Dead turtles and dolphins are reportedly floating towards the shores of the Indian Ocean at the Kipini waters owing to the ongoing trawler fishing activities at the sea.
This comes barely three days after the Tana River County fisheries officers, in collaboration with the Kenya Wildlife Service (KWS) rangers, impounded a ship with tens of kilograms of by-catch, consisting of young fish and baby sharks.
In their scaled-up patrols, KWS officials together with the Kipini Beach management unit members found two decomposing dolphins and several turtles at Shekiko Island.
According to Awadh Mbarak, an environmentalist, the trawler fishing ships have scaled up their activities at the sea, enjoying protection from some senior officials at the ministry of fisheries.
"We have channeled several complaints regarding trawler fishing in Kipini waters since 2016, written letters and sent a lot of evidence against the same ship, but this has never been addressed," he said.
Mr Mbarak noted that further patrols at Ras ya Mwana where trawlers have been spotted doing fishing at Sadani fishing grounds on Wednesday night established more shocking damage on marine life.
More dead turtles were floating towards the land while several injured turtles were swimming to land to nurse injuries.
"These trawlers have not been observing the regulations, and there is little we can do as the beach management unit, since they seem to have protection from the powers that be," he said.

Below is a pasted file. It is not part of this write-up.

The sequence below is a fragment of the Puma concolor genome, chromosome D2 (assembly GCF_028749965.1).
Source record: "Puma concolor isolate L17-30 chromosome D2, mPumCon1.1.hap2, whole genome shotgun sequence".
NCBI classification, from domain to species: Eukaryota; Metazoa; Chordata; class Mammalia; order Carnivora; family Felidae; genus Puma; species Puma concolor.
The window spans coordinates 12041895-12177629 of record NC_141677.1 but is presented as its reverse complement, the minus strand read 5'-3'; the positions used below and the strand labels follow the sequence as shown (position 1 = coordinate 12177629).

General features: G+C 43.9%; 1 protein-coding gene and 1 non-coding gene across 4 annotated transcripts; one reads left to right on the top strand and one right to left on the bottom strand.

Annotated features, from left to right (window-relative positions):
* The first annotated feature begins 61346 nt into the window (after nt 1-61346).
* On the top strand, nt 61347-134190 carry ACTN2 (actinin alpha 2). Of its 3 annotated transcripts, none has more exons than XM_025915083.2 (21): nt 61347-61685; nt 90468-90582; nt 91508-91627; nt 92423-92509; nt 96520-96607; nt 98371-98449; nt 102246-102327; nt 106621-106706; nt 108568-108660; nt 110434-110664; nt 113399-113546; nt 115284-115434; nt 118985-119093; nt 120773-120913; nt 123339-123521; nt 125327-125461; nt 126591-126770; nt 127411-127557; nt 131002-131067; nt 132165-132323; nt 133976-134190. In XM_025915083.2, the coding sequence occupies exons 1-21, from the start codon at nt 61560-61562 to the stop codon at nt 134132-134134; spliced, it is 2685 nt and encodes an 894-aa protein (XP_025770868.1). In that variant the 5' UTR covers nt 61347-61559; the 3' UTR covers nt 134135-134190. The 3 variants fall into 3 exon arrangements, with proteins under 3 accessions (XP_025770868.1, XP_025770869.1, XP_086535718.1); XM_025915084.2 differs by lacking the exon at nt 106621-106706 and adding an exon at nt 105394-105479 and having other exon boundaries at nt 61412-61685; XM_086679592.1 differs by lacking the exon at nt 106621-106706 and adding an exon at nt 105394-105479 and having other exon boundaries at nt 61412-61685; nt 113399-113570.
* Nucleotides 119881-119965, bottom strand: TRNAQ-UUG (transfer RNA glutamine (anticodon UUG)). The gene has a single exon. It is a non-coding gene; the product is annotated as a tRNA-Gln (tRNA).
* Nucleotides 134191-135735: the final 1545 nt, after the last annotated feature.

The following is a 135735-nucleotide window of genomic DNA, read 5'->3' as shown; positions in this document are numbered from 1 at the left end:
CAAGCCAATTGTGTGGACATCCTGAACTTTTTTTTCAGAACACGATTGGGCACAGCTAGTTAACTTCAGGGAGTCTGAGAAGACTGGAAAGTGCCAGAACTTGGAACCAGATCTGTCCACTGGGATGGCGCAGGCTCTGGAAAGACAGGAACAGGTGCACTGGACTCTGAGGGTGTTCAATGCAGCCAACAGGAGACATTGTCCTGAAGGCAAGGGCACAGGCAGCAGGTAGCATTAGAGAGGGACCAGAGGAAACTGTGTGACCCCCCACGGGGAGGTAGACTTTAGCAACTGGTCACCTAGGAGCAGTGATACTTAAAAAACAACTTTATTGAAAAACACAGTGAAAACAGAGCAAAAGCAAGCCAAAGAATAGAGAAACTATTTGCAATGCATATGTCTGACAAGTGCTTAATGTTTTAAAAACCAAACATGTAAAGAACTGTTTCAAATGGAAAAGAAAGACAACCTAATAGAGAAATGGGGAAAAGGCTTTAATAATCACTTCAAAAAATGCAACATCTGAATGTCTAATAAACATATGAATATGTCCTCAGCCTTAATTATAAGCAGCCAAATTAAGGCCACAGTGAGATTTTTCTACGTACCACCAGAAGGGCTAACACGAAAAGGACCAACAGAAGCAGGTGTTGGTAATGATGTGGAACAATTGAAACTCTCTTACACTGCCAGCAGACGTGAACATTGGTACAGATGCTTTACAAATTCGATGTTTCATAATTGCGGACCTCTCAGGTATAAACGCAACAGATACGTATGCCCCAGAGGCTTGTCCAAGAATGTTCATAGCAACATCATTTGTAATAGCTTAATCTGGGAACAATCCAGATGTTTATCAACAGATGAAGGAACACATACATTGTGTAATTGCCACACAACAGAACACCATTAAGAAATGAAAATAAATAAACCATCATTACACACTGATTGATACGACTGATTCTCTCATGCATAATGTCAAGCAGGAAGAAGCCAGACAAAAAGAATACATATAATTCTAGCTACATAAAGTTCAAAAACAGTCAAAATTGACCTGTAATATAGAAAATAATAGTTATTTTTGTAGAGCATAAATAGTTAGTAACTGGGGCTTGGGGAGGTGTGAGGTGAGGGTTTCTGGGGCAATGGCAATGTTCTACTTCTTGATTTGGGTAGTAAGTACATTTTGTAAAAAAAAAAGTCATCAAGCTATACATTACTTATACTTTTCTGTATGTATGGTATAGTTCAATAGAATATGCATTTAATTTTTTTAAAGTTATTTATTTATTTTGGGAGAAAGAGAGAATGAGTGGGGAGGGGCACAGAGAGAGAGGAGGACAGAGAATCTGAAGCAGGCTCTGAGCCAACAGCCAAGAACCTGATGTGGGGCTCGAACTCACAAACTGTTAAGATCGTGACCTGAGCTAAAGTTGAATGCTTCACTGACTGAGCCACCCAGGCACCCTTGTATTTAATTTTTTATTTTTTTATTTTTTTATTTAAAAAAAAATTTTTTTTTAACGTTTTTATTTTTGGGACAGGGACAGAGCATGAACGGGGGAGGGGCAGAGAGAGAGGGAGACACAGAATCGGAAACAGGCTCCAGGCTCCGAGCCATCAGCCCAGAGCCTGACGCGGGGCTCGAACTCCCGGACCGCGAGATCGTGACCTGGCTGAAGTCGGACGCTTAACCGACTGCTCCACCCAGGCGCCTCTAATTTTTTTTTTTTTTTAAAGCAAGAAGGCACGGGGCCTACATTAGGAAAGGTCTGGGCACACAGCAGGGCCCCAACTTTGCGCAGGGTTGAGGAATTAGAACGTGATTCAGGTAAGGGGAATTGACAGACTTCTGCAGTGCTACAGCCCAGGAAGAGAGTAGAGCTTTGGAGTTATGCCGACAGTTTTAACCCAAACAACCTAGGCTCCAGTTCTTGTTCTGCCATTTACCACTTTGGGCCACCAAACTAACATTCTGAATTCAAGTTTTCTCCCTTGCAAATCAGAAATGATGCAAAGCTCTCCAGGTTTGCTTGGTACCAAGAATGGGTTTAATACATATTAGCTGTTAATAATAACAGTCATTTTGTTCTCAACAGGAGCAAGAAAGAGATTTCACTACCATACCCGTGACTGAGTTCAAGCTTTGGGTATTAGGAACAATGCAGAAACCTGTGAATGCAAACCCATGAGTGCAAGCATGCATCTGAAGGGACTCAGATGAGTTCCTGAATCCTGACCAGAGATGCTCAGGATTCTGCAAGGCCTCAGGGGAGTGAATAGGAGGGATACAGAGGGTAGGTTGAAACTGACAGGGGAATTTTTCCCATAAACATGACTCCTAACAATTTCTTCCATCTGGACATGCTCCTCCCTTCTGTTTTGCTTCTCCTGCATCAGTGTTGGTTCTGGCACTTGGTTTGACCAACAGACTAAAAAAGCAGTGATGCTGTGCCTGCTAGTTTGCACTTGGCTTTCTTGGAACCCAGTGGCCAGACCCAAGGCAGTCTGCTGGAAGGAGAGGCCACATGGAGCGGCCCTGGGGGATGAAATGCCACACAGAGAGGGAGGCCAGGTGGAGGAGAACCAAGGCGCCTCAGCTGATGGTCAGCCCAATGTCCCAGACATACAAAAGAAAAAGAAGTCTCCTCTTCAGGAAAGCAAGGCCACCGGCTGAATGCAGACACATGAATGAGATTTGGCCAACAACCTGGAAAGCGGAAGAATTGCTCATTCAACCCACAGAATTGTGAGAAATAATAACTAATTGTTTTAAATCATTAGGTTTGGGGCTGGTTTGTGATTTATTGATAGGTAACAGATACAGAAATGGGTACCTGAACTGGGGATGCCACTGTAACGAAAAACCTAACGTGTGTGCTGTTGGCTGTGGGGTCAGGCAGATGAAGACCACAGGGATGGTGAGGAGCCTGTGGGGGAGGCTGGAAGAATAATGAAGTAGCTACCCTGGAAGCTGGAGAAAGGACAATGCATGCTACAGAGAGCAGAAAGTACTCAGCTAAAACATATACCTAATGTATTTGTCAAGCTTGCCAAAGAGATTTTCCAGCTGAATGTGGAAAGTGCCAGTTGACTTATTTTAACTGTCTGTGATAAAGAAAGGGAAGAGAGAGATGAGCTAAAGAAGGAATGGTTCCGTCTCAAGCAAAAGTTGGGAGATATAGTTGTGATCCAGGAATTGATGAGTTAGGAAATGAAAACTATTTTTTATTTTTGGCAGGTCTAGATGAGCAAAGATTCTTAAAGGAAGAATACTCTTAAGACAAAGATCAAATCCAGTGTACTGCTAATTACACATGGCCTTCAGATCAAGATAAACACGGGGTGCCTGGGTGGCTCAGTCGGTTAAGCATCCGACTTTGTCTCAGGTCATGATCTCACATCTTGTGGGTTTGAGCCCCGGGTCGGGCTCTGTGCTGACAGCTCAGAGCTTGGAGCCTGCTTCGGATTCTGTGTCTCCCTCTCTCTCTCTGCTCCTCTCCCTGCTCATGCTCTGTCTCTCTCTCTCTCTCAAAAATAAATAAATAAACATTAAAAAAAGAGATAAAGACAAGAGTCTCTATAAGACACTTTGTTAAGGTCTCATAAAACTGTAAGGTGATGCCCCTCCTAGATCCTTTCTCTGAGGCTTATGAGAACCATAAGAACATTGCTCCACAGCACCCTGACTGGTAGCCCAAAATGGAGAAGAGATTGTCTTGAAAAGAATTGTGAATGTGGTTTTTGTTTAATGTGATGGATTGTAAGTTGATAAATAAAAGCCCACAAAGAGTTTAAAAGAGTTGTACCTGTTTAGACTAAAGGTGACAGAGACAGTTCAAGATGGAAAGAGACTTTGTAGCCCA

Other fish species endangered by the ongoing trawler fishing activities include the saw sharks, dugong, lobster, and breeding grounds for prawns.
Kipini BMU Secretary Twaha Muhdhar noted that this illegal activity at the sea is not news to the regional fisheries officers.
He revealed that trawlers are still fishing at night despite the concerns raised about the dangers of trawling activities and numerous reports, including evidence forwarded to the respective officials.
"We are not saying they should not fish in our waters, but we want them to go beyond the five nautical miles. They are hurting young marine life and destroying rearing grounds in shallow waters," he said.
He noted that the trawlers have stretched their gadgets in Ungwana Bay, majorly known as a breeding area for rare fish species.
Mr Muhdhar called on NGOs and international organizations dealing with the conservation of marine life to support the locals in saving the marine life by ensuring the ships were observing the fishing regulations.
"It is not a battle we can win by ourselves, we do not have the muscle, but I believe with relevant groups we can get the attention of the presidents if not the cabinet Secretary," he said.
Last week a ship, MV Roberto belonging to an Italian was nabbed while engaging in illegal fishing in the shallow waters of Kipini.
The ship's captain was arrested and later released on Sh20,000 cash bail while the rest of the crew fled with the ship towards the Malindi docking station.
Community members and fishermen have urged the government to ban trawling activities to save marine life.